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Author Topic: Book burning  (Read 21547 times) Average Rating: 0
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« Reply #90 on: December 11, 2004, 11:43:32 PM »

Yeah, almost on a par with Indian food.   Tongue
Agree 100%!  Indian food is the most sublime thing.  (Big grin.)
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« Reply #91 on: December 12, 2004, 08:18:38 PM »

Ajj this started as a little joke haha funny. fun fun but then I got serious for some reason[i was talking to neoconCatholics that day, so that;s why] Mor ephrem has the right idea

Transmitting humour on a posting can be tricky. Judicious use of smilies and other hints can help.  Otoh, some things aren't joking matters to many people, and Book burning is one of them it would seem.  

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« Reply #92 on: December 12, 2004, 08:33:26 PM »

This is the aspect of Sci-Fi that I am interested in...mostly my interests lie in Fantasy (vs. Sci-Fi), but the quasi-realistic future-speculating sorta sci-fi is something I am very into Smiley I would love some recommendations...my personal favorite thus far is The Time Machine by H.G. Wells...that blew my mind. Smiley I have yet to read 1984, but have it on my shelf and will get to it eventually I am sure.

Well, there is Huxley's Brave New World as a classic.  Then there's The Dispossed by Ursula K. LeGuin.  Others that I've read are This Perfect Day by Ira Levin and an old one Looking Backward by Bellamy  

Some sort of dystopia stories are founded on an idea of "after a holocaust" like climate change, epidemics, nuclear war and so forth.  They could be considered more speculations of how societies would rebuild.  Atwood's The Handmaid's Tale I think sort of fits here.  Though I have to say, I found her axe-grinding too strong.  Laurie King, who most writes mysteries has an SF future society after disaster book that I'm starting, Califia's Daughters.  She wrote in a sort of response to Atwood and her cowed women with the "evil male oppressors" keeping power.

If you like, I can think of more (I'll go paw through the SF shelves in the basement.)  8-)

Ebor
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« Reply #93 on: December 12, 2004, 08:42:17 PM »

As a kind of related idea, the list of 1000 most found books that I linked to over in The Other Board has a subset of what books on the list have been banned at one time or another.  It references a 4 volume work on banning with the reasons given as for reasons of Political, Religious, Sexual or Social grounds.  

Here's the link: http://www.oclc.org/research/top1000/banned.htm

While with some books it was obvious the reason for banning, others puzzled me and I haven't figured them out yet.  For example: #38 on the list is The Adventures of Sherlock Holmes!  Why would *that* be banned, I wonder.    Or #88 Little House on the Prairie by Laura Ingalls Wilder.  And in the Hugely Ironic department, #50 on the list is Fahrenheit 451 by Ray Bradbury.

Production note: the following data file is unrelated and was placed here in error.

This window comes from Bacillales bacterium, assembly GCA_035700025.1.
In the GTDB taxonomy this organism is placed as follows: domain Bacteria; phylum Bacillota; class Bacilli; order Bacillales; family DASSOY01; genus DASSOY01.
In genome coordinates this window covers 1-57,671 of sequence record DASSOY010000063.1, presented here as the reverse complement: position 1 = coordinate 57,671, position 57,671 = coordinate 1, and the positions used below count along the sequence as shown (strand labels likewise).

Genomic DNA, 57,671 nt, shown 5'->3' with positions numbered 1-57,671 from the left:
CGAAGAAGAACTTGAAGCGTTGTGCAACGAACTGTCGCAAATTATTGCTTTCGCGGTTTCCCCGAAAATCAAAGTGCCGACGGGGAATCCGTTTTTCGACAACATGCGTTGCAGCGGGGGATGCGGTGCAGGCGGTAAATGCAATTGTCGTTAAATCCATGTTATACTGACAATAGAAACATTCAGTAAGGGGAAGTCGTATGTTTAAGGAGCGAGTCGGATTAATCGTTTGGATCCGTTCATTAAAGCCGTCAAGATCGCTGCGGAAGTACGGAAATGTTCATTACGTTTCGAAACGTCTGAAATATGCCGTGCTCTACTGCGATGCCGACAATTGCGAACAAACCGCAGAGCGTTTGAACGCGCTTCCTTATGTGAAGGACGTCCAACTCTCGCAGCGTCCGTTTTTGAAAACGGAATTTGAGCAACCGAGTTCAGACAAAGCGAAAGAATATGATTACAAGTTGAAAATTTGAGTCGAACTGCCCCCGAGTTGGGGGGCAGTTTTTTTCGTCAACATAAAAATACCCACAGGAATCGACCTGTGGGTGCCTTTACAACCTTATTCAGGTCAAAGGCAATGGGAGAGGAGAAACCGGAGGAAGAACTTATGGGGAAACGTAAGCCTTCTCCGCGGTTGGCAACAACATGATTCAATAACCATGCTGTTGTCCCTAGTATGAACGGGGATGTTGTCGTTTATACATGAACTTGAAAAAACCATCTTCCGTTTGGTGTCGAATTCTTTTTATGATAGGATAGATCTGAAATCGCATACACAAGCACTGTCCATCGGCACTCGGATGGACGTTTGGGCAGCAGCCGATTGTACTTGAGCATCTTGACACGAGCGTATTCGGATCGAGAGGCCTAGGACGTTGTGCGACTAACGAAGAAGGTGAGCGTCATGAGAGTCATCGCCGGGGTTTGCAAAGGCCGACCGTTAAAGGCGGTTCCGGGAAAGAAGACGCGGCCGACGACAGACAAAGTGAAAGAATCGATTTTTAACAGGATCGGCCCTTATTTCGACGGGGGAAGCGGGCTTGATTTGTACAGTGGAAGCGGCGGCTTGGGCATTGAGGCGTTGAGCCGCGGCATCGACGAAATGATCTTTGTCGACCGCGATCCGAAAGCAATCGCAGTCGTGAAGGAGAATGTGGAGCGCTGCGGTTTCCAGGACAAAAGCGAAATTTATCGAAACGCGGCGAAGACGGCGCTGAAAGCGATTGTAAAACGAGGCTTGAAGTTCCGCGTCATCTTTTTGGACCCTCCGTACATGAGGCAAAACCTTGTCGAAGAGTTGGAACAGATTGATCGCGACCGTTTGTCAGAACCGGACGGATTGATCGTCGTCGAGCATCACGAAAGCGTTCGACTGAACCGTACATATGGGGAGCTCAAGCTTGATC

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« Last Edit: December 12, 2004, 08:44:19 PM by Ebor » Logged

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« Reply #94 on: December 12, 2004, 09:13:00 PM »

Yeah, almost on a par with Indian food.   Tongue
Which, in turn, if very-well prepared, is almost (but not quite) on a par with German food     :-)
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« Reply #95 on: December 12, 2004, 09:15:06 PM »

Quote
Well, there is Huxley's Brave New World as a classic.  Then there's The Dispossed by Ursula K. LeGuin.  Others that I've read are This Perfect Day by Ira Levin and an old one Looking Backward by Bellamy

Some sort of dystopia stories are founded on an idea of "after a holocaust" like climate change, epidemics, nuclear war and so forth.  They could be considered more speculations of how societies would rebuild.  Atwood's The Handmaid's Tale I think sort of fits here.  Though I have to say, I found her axe-grinding too strong.  Laurie King, who most writes mysteries has an SF future society after disaster book that I'm starting, Califia's Daughters.  She wrote in a sort of response to Atwood and her cowed women with the "evil male oppressors" keeping power.

If you like, I can think of more (I'll go paw through the SF shelves in the basement.)  8-)

Ebor

I actually own Brave New World, so I will make a point to raise it at least a bit on my To Read list (probably from number 116 to 82 hehe). I am also a fan of LeGuin, so I shall remember her as well. I have been meaning to pick up The Handmaiden's Tale for so long now, and I just never get around to it! It's somewhere in the vicinity of #35 on my To Read list Smiley I will get there eventually! Let me know how the Laurie King book that's a response to Atwood's turns out...if it is good, I will have it join Handmaiden's Tale at 35 (they can share a spot if they should be read together hehe).

If you think of any more, do let me know! Also, I noticed you didn't respond to my bit about The Giver...have you read it? If not, I highly recommend it (and you would get through it in about 3 hours, if that, since it is a young adult book...I just gave it to my roomie for Christmas actually, and she plans to read it on the plane back to MN for winter break Grin )
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« Reply #96 on: December 13, 2004, 10:22:38 AM »

I have been meaning to pick up The Handmaiden's Tale for so long now, and I just never get around to it! It's somewhere in the vicinity of #35 on my To Read list Smiley